Prized fossil find — the oldest, most complete iguanian in the Americas — illuminates the lives of lizards in the Age of Dinosaurs

A drawing of lizards eating wasps.

Paleontologists picking through a bounty of fossils from Montana have discovered something unexpected — a new species of lizard from the late dinosaur era, whose closest relatives roamed in faraway Asia.


December 8, 2016

New study traces the marsupial origins in N. America, finds mammals during Age of Dinosaurs packed a powerful bite

an extinct mammal

A new study by paleontologists at the Burke Museum of Natural History & Culture and the University of Washington describes an early marsupial relative called Didelphodon vorax that lived alongside dinosaurs and had, pound-for-pound, the strongest bite force of any mammal ever recorded.


Frequently asked questions: odontoma in a gorgonopsian

Sketch of an extinct animal.

Answers to frequently asked questions about a 255-year-old tumor in a ‘pre-mammal.’


Fossilized evidence of a tumor in a 255-million-year-old mammal forerunner

A tumor next to a tooth.

University of Washington paleontologists have discovered a benign tumor made up of miniature, tooth-like structures embedded in the jaw of an extinct ‘mammal-like’ gorgonopsian. Known as a compound odontoma, this type of tumor is common to mammals today. But this animal lived 255 million years ago, before mammals even existed.


November 2, 2016

Arts Roundup: Pianist Joyce Yang, UW Symphony – and Meet the Mammals

Sæunn+Thorsteinsdottir,+cello

This week in the arts: the Henry Art Gallery opens an exhibition of works by Chuck Close and Meany Center for the Performing Arts presents programs by a classical pianist and a contemporary dance ensemble. Catch the UW Symphony’s first concert of the year or stop by the Burke Museum for its annual Meet the…


October 26, 2016

Arts Roundup: Calidore String Quartet, I Dig Dinos – and a Halloween Organ Concert

Halloween Organ Concert

Celebrate Halloween with a concert of spooky organ classics in Kane Hall or a dinosaur dress-up party at the Burke Museum. Catch performances from jazz pianist Marc Seales, the Calidore String Quartet, or fado singer Mariza. The Jacob Lawrence Gallery celebrates the centennial anniversary of its namesake’s birth with a new exhibition. Calidore String Quartet…


October 12, 2016

Arts Roundup: Chamber Dance Company, Mindfulness Meditation – and Stylus Fantasticus

Chamber Dance Company

The Chamber Dance Company celebrates the birth of post-modern dance in Meany Hall, the School of Drama opens its season with a modern retelling of a Greek classic, and School of Music faculty members Stephen Stubbs and Tekla Cunningham give a performance of 17th century works. The Henry Art Gallery invites the public to practice…


October 5, 2016

Arts Roundup: The Silk Road Ensemble, Birds at the Burke – and Double Rainbow All the Way

Lalya & Majnun

It’s a busy week for the arts: The Silk Road Ensemble and Mark Morris Dance Group collaborate on a new work at Meany Center; School of Music artist-in-residence Greg Sinibaldi gives the first faculty recital of the school year, and the Burke Museum hosts its annual “Birds at the Burke” day. The Henry Art Gallery…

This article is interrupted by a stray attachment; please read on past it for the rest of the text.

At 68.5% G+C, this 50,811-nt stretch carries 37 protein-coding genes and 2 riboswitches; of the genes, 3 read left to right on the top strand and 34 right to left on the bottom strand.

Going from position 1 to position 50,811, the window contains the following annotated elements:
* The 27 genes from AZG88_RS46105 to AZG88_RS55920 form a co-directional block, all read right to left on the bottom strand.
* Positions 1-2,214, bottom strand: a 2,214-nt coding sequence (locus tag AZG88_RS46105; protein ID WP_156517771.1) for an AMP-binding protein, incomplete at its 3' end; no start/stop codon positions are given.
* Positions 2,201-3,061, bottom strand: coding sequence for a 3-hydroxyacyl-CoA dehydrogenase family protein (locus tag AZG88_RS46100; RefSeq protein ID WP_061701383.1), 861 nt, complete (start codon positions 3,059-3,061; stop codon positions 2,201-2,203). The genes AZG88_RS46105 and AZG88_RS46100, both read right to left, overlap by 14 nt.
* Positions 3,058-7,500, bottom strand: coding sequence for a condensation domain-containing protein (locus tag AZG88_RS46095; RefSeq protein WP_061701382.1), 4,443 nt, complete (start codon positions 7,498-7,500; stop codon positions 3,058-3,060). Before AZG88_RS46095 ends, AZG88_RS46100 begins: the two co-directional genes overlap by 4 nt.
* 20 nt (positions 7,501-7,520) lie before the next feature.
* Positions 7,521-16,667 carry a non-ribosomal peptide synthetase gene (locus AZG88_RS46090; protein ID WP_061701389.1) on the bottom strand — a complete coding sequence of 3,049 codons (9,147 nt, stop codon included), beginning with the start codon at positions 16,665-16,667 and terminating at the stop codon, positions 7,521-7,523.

August 18, 2016

Paleontologists with the UW’s Burke Museum discover major T. rex fossil

Paleontologists prepare to remove a Tyrannosaurus rex skull from a fossil dig site in northern Montana and transport it to the Burke Museum at the University of Washington.

Paleontologists with the Burke Museum of Natural History and Culture and the UW have discovered a Tyrannosaurus rex, including a very complete skull. The find, which paleontologists estimate to be about 20 percent of the animal, includes vertebrae, ribs, hips and lower jaw bones.


June 8, 2016

Arts Roundup: ArtVenture, Wild Nearby – and Design Graduation Exhibition

Burke Museum: Wild Nearby

Spring quarter is drawing to a close, but there are still plenty of arts events on campus. Swing by the Henry Art Gallery to see giant wood sculptures by Paul McCarthy and artwork by the 2016 graduating class of MFA and MDes students — or bring the whole family for an ArtVenture. Explore the beauty…


May 19, 2016

Burke Museum breaks ground on new building for Washington state museum

The New Burke

More than 500 people gathered May 18 on the University of Washington campus to celebrate the start of construction on the New Burke Museum. The Burke is Washington’s oldest museum and since 1899 has been the State Museum of Natural History and Culture; soon it will be Washington’s newest museum. Opening in 2019, the New…


May 11, 2016

Arts Roundup: MFA Dance Concert, Photomedia Graduation Exhibition – and ‘Short Takes’ on Orpheus

Orpheus Featured Image

This week, visit the School of Art + Art History + Design for a visiting scholar lecture or graduation exhibition, and engage directly with the artists at the Burke Museum’s Native Art Market. Catch the annual MFA Dance Concert or a performance by the School of Music’s Daana Quartet. Explore the enduring legacy of the…


May 4, 2016

Arts Roundup: School of Music Scholarship Recital, ArtVentures – and Native Art Market

Caption Here.

This week in the arts, see the world-renowned Martha Graham Dance Company perform at Meany Hall and witness the talent of the next generation at the 2016 School of Music Scholarship Recital. Explore production design at a UW Drama exhibition, take an ArtVenture at the Henry Art Gallery and shop for Native American art at…


April 6, 2016

Arts Roundup: Anoushka Shankar, Creole Carnival – and the New Burke Community Open House

Caption here

UW World Series takes center stage this week with three events: dance-theater ensemble Jane Comfort & Company, world-renowned sitar player Anoushka Shankar, and GlobalFEST: Creole Carnival. Learn about the Burke Museum’s renovation plans at a community open house, see an exhibition by School of Art + Art History + Design graduating honors students, or take…


December 9, 2015